Patients older than 45 years have been noted as a key patient group vul- nerable to grapefruit drug interactions

in the literature. This patient population is most likely to purchase grapefruits

and to have comorbidities which require

multiple medications. Older patients are

also at high risk for clinically significant

fruit juice interactions because pharma- cokinetics are different in patients older than 70 years, and in general, the body’s compensatory mechanisms do not work as effectively as one ages. David Bailey, PhD, and colleagues

www.pharmacytoday.org

fruit juices

Table 2. Medications with a high grapefruit interaction risk

Interacting drugs (generic name)

Dose-related adverse events

Anticancer agents

Crizotinib

Torsades de pointes, myelotoxicity

Dasatinib

Torsades de pointes, myelotoxicity

Erlotinib

Myelotoxicity

Everolimus

Myelotoxicity, nephrotoxicity

Lapatinib

Torsades de pointes, myelotoxicity

Nilotinib

Torsades de pointes, myelotoxicity

Pazopanib

Torsades de pointes, myelotoxicity

Sunitinib

Torsades de pointes, myelotoxicity

Vandetanib

Torsades de pointes, myelotoxicity

Anti-infective agents

Erythromycin

Torsades de pointes

Primaquine

Myelotoxicity

Quinine

Torsades de pointes

Rilpivirine

Torsades de pointes

Antilipid agent

Atorvastatin

Rhabdomyolysis

Cardiovascular agents Amiodarone

Torsades de pointes

Apixiban

Gastrointestinal bleeding

Cilostazol

Gastrointestinal bleeding

Clopidogrel

Loss of efficacy

Eplerenone

Hyperkalemia, serious arrhythmias

Ticagrelor

Gastrointestinal or kidney bleeding

Verapamil

Complete heart block

Central nervous system agents Buspirone

Dizziness, sedation

Dextromethorphan

Hallucinations, somnolence Respiratory depression

Oral fentanyl

Oxycodone

Respiratory depression

Pimozide

Torsades de pointes

Quetiapine

Dizziness, somnolence

Ziprasidone

Torsades de pointes

Gastrointestinal agent Cisapride

Torsades de pointes

Immunosuppressant agents Cyclosporine

Nephrotoxicity

Everolimus

Myelotoxicity, nephrotoxicity

Sirolimus

Myelotoxicity, nephrotoxicity

Tacrolimus

Nephrotoxicity

Source: Bailey DG et al.

Table 3. OATP-mediated fruit juice interactions

Drug

Decrease in absorption

Acebutolol

7%

Atenolol

40%

Aliskiren

Approximately 60%

Ciprofloxacin

Approximately 20%

Fexofenadine

Approximately 40%

Levofloxacin

7%

Levothyroxine

11%

Montelukast

0%–22%

Abbreviation used: OATP, organic anion-transporting polypeptide Source: Cupp M. OATP fruit juice drug interactions. Pharmacist’s Letter/Prescriber’s Letter. June 2011.

published an updated list of drugs that interact with grapefruit, their predicted interaction risk (e.g., very high, high, or intermediate), and potential dose-relat- ed adverse events in the Canadian Medi- cation Association Journal in November 2012. A summary of drugs in the very high and high risk categories is pre- sented in Tables 1 and 2, respectively; these tables are not all inclusive. Researchers have described OATP- mediated fruit juice interactions with grapefruit, orange, and apple juices in other publications as well. A summary of select medications involved in these types of interactions is presented in Table 3. The absorption of some medi- cations is decreased by less than 10%, which is not thought to be clinically significant in most patients.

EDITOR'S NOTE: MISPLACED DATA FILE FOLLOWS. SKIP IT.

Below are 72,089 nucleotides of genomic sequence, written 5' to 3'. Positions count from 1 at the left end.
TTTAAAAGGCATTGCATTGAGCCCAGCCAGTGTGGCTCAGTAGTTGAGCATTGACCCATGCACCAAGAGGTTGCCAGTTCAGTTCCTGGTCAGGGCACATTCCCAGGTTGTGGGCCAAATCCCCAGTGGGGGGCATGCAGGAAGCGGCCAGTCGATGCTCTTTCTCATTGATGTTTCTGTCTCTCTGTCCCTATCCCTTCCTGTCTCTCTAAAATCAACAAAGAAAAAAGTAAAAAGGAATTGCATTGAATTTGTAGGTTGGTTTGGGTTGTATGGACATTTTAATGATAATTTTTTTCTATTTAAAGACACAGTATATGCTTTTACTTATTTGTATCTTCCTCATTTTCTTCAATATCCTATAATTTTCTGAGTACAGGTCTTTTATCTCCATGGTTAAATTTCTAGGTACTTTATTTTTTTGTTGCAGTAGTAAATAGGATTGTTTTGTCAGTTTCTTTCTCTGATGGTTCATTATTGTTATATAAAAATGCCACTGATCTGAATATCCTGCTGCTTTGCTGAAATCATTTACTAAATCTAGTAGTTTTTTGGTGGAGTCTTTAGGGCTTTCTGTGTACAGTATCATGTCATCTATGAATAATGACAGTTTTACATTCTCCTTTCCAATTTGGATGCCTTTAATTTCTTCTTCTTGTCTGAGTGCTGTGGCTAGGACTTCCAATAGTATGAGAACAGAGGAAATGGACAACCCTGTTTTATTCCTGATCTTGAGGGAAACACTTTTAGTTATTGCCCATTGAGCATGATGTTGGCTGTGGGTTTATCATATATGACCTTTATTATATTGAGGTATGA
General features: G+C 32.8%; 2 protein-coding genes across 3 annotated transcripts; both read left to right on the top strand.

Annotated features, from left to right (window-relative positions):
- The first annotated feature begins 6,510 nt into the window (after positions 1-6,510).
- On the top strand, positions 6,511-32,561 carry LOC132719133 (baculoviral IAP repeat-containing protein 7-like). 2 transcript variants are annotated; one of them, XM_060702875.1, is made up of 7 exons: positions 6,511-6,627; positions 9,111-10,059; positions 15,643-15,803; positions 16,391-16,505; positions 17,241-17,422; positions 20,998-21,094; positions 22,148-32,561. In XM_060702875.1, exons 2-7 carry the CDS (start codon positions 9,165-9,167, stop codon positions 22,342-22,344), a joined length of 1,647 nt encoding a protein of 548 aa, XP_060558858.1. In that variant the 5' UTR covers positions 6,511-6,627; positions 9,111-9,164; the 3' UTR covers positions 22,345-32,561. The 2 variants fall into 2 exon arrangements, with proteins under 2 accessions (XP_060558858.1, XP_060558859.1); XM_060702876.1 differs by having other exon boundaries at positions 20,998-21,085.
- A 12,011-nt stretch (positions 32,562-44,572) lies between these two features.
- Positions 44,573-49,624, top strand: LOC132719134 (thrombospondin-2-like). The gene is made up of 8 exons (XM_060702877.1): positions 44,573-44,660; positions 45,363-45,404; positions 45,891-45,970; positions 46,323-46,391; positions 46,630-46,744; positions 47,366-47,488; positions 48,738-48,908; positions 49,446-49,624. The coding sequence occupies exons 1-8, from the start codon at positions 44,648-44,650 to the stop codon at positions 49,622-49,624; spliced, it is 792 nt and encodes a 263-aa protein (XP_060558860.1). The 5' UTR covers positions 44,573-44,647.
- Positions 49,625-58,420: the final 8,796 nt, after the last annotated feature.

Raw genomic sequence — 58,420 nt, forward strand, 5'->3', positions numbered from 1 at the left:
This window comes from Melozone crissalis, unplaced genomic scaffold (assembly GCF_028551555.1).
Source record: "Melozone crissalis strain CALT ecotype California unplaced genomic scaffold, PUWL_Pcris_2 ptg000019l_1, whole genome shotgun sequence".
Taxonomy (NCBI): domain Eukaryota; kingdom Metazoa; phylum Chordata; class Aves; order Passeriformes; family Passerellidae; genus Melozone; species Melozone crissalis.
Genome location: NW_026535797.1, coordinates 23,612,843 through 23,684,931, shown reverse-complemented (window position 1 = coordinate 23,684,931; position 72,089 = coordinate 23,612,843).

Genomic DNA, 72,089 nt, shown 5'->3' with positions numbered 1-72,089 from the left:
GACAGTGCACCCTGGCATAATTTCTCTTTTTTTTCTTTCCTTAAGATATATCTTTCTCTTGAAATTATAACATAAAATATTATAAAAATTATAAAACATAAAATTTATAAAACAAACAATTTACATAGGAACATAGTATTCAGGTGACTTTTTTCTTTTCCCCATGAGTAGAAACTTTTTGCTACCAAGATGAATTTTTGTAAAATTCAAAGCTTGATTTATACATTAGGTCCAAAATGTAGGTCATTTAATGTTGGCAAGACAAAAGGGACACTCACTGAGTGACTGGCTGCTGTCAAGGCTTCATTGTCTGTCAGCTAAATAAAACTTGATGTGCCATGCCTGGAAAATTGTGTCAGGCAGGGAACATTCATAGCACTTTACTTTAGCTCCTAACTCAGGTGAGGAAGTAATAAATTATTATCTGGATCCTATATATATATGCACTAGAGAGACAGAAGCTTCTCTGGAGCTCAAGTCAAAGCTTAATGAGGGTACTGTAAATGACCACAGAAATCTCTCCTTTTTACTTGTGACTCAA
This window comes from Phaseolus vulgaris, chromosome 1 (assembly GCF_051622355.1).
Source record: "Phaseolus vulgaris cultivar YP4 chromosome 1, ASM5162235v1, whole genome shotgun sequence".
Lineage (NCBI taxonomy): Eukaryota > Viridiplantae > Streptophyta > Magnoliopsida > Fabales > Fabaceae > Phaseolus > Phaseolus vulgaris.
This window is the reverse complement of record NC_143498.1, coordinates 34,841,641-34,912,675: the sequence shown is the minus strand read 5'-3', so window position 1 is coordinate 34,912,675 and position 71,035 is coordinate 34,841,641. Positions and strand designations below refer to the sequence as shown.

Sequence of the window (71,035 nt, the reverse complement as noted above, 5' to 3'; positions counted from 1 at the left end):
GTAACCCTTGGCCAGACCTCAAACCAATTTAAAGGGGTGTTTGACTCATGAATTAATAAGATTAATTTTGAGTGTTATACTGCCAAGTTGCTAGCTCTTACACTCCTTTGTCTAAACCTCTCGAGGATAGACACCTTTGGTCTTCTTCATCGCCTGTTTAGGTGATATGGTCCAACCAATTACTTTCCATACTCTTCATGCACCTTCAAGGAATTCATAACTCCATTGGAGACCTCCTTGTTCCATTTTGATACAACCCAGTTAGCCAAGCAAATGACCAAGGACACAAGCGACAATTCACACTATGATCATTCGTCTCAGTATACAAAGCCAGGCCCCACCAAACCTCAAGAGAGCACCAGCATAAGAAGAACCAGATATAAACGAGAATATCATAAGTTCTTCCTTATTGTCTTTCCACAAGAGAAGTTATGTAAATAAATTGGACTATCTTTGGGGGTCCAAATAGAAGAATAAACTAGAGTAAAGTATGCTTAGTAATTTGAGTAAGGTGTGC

Patient counseling pearls

FDA has released an educational piece listing tips for patients regarding po- tential fruit juice interactions (www.

fda.gov/ForConsumers/ConsumerUp-

dates/ucm292276.htm). These informa- tional points include the following:

Educate patients to ask a pharma- cist or other health care provider if they can drink grapefruit and other juices with prescribed medications.

Encourage patients to read the Medication Guide or patient infor- mation sheet that comes with pre- scription medications to identify any fruit juice interactions.

Encourage patients to review the Drug Facts labels on nonprescrip- tion medications for fruit juice in- teractions.

If patients must avoid certain fruit juices, educate them to check the labels of flavored drinks to ensure that they do not contain those juices.

Educate patients on other fruits that

should be avoided, such as Seville oranges and tangelos, with medica- tions known to interact with grape- fruit. Pharmacists and health profession- als who properly screen for and edu- cate patients about potential fruit juice interactions can help minimize their occurrence and reduce the likelihood of adverse events.

Maria G. Tanzi, PharmD Contributing writer, Pharmacy Today

www.pharmacist.com

MARCH 2013 PharmacyToday OTC SUPPLEMENT 15